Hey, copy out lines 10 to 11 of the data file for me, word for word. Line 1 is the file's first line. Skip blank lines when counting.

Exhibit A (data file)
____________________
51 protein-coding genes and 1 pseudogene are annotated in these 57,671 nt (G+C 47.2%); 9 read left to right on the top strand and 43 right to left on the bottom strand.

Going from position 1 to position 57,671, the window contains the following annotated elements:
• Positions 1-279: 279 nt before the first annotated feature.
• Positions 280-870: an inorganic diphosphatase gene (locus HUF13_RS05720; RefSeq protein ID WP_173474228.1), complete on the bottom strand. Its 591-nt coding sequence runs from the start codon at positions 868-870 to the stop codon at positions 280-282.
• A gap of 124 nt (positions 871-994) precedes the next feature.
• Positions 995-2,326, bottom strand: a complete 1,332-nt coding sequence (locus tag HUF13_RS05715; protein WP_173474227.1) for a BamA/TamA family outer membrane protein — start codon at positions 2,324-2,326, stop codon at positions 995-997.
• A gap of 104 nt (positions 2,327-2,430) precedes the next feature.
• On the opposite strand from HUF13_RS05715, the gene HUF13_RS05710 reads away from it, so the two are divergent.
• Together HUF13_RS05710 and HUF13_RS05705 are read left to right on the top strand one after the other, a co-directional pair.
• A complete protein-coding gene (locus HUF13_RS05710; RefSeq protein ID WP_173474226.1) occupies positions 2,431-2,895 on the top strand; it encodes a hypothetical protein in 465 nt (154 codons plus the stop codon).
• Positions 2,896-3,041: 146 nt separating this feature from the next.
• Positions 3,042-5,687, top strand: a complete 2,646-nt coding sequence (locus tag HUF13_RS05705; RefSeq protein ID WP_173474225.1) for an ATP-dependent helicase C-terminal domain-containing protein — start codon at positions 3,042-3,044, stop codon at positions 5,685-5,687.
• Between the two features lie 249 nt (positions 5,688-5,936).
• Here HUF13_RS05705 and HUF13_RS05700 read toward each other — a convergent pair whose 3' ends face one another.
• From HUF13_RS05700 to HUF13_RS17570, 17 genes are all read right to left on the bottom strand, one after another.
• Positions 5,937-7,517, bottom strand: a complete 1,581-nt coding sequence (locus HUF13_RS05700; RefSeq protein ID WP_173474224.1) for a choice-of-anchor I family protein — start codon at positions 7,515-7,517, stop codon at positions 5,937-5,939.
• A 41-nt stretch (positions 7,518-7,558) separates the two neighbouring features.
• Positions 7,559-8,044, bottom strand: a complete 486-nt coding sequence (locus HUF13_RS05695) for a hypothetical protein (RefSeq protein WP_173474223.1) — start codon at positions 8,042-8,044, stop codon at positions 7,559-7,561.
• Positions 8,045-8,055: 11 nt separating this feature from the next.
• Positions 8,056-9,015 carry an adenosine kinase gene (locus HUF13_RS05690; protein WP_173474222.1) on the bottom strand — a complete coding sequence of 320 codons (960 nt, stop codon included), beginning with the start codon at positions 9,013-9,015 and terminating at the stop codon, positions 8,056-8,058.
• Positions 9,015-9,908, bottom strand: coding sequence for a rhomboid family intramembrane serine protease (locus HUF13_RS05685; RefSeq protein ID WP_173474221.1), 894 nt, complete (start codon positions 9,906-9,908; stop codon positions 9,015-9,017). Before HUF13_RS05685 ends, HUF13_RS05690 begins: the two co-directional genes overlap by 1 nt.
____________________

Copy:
• A complete protein-coding gene (locus HUF13_RS05710; RefSeq protein ID WP_173474226.1) occupies positions 2,431-2,895 on the top strand; it encodes a hypothetical protein in 465 nt (154 codons plus the stop codon).
• Positions 2,896-3,041: 146 nt separating this feature from the next.